Jul 29 2012
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Today's data centers require a different cooling approach
Proper airflow and thermal management are two of the most critical aspects of designing and operating your data center, ensuring uptime of applications, consistent IT equipment performance and efficient operations.
In the past, data center managers would over supply a room with cold air to address small hot spots and perceived requirements for cooling the data center. Typical rack densities averaged 3 - 5 kW, thus the cooling requirements were moderate. Very few data center managers were pushing the envelope on operational efficiencies, they were simply smoothing over the imperfections.
You are effectively driving the utilization of any server from 10% to 70 - 90%. This is taking the power density and airflow requirements and doubling or even tripling them. In the short term you have extra compute capacity, but now you are deploying servers that need higher power and more airflow.
There are many common sense best practices to deploy in the data center to improve thermal performance and airflow management. These include:
• The use of blanking panels in the racks
• Proper perforated tile placement
• Sealing up cable entry and exit points
• Separating the hot air from the cold air supply, which will help ensure the IT equipment is taking in the proper cold air, maximizing its performance and improving thermal efficiency.
Basics of thermal efficiency
The real issue for cooling servers and switches is delivering the right air temperature to the inlet for every piece of equipment and effectively removing the hot air. The first step is to implement industry standards and best practices at the room level and cabinet level.
Over the years, the approach to data center thermal management has been to over-cool a data center at considerable expense. As energy costs have risen, many data center professionals have raised the temperature to save costs, without knowing what effect this will have on thermal performance and operations.
To maximize the cooling capacity of your data center, you need to balance the deployment of IT equipment with the thermal management system's capacity to cool the equipment, ensuring that you maximize your data center's capacity while at the same time preventing downtime due to thermal issues.
Part of what makes this difficult is that the successful optimization of your data center requires an intimate understanding of something that you cannot see - Airflow!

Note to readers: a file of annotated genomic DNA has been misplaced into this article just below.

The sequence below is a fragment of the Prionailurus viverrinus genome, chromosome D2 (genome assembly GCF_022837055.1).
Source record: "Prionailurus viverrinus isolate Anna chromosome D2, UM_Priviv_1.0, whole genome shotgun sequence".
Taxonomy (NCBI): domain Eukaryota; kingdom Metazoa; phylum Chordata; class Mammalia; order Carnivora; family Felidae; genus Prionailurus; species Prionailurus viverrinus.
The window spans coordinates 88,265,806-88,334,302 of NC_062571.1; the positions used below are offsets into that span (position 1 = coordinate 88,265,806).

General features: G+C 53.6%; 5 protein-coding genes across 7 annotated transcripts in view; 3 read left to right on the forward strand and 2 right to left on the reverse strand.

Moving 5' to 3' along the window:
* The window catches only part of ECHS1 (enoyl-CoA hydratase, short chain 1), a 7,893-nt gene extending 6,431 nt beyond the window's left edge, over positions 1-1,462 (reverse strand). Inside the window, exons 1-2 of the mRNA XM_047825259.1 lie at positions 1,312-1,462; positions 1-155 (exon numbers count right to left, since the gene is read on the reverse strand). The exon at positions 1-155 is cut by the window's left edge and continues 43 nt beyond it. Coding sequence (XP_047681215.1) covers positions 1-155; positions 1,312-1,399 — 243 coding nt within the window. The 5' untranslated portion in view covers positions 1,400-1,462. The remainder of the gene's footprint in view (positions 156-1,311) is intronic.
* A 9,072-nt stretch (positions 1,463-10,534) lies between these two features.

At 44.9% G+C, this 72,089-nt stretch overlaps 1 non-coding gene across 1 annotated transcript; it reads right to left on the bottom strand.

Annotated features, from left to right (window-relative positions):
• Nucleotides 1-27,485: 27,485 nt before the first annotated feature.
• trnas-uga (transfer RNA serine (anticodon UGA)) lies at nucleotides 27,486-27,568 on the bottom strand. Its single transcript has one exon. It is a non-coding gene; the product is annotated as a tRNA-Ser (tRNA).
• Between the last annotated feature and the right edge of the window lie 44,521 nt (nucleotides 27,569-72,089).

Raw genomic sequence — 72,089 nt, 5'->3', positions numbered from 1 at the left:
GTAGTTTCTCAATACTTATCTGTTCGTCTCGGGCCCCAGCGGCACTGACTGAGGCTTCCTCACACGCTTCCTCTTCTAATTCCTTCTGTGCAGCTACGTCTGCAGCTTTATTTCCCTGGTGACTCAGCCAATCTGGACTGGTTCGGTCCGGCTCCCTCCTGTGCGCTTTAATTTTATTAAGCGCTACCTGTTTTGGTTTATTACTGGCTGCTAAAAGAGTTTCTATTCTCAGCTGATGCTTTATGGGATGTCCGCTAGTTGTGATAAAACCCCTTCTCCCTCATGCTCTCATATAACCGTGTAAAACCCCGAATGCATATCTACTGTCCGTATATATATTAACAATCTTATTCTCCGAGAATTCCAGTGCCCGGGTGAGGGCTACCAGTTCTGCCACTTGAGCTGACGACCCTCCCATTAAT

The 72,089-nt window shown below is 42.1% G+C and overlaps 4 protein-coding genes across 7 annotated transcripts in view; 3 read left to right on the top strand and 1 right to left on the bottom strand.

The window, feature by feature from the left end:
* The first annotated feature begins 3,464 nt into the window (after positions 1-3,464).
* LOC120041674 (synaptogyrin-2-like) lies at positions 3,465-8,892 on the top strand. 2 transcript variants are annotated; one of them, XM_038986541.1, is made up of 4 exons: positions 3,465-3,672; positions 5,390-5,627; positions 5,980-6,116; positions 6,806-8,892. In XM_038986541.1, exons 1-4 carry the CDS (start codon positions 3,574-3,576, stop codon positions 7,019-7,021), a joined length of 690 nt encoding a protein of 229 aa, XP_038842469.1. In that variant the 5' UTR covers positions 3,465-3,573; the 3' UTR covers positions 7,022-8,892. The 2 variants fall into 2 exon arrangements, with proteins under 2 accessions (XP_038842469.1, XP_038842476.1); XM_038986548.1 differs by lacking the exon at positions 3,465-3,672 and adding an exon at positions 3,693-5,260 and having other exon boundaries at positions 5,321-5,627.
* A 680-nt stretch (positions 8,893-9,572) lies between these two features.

The correct amount of cold air needs to be delivered to the air intakes of the IT equipment and the hot exhaust air needs to be returned into the cooling cycle efficiently.
To cool your data centre effectively, you need to develop a cooling strategy based on detailed knowledge of their data center's thermal dynamics.
Therefore to maximize the efficiency of the system you must first uncover the root causes of the cooling problems plaguing the data center - remember "hot spots" are a symptom, not usually the primary cause of the problem. Without fully determining this, it can be difficult to choose the appropriate course of action, in order to fully resolve the cooling issues, let alone improve efficiency.
A key consideration should be the use of Computational Fluid Dynamics (CFD) analysis, in order to identify the root cause and then look at the solutions and cooling architecture that will optimize your data center for maximum performance and efficiency.
How can this service deliver a return on investment?
- Helps you to choose the most optimal long-term solution to accommodate the impact of future IT equipment deployments
- Provides a baseline of your current thermal management issues and provides solutions based on "what if" analysis
- Determines the most optimum solutions based on a proven analysis methodology instead of trial and error
- Identifies optimum strategies, specific to your data center - not the cooling vendor
- Identifies the optimum set point temperature for your data center, based on ASHRAE thermal guidelines
- Unlocks cooling capacity, by balancing the airflow
Once you have a data center that is optimised, the next step would be to ensure you had an efficient Data Center Infrastructure Management (DCIM) tool in place, to fully monitor and report, real time, on the environmental conditions within the facility.
David Hughes is director of professional services, EMEA, at Panduit. He has more than 25 years experience in designing, deploying and managing IT infrastructure solutions, working across most vertical markets and industry sectors.
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